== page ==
Executives in a meeting about mid-term real estate negotiations

Engage a Tenant Representation Specialist for your next mid-term negotiation

The market is depreciating and becoming more competitive, which means higher vacancy, lower effective rents and higher incentives. Landlords are struggling to compete and are more flexible than they have been in years. And this is the perfect storm for opportunistic tenants.

Conducting a market search and considering other feasible options can give you leverage at the negotiating table. But the landscape is not easy to navigate alone, even in a tenant's market. There's more to negotiate, and tenants need access to the whole market to get the best deal.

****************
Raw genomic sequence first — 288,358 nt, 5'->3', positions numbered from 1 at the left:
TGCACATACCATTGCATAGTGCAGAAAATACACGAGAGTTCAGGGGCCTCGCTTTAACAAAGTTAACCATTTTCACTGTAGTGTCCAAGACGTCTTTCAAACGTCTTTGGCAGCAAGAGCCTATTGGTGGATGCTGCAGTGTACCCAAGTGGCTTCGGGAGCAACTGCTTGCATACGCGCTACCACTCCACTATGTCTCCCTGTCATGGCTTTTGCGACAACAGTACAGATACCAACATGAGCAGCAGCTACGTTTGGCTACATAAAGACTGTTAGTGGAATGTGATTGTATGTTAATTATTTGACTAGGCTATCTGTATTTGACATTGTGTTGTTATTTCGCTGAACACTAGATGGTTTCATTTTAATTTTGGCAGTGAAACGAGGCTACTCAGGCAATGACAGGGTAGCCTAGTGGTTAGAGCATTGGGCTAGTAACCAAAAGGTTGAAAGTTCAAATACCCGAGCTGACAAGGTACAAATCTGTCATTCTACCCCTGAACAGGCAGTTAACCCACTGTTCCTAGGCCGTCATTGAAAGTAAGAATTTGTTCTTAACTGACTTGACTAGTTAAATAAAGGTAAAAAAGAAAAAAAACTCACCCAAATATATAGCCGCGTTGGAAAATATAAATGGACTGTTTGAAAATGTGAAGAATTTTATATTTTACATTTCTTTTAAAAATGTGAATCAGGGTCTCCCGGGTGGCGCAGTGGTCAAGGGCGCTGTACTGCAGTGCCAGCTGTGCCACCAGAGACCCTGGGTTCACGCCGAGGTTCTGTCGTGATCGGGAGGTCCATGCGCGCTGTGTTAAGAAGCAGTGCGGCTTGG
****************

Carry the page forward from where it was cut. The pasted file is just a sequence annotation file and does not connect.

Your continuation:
Most commercial tenants are still making poor lease deals because: 

  • They're in the dark about their options.
  • Don't have the proper market knowledge or experience.
  • Have no one advocating on their behalf. 

So, if you're considering tackling a mid-term negotiation, you need an experienced team in your corner representing your interests.

Tenant CS is an independent tenant representation company here to ensure you're never left in the dark again. We take the time to get a thorough understanding of what you need from your space, conduct a full market search (so you're across every option), work with you to figure out the best-fit property for your business, and negotiate on your behalf, so you get the best deal.

Get in touch with our team today to see how we can help you with your mid-term lease negotiation.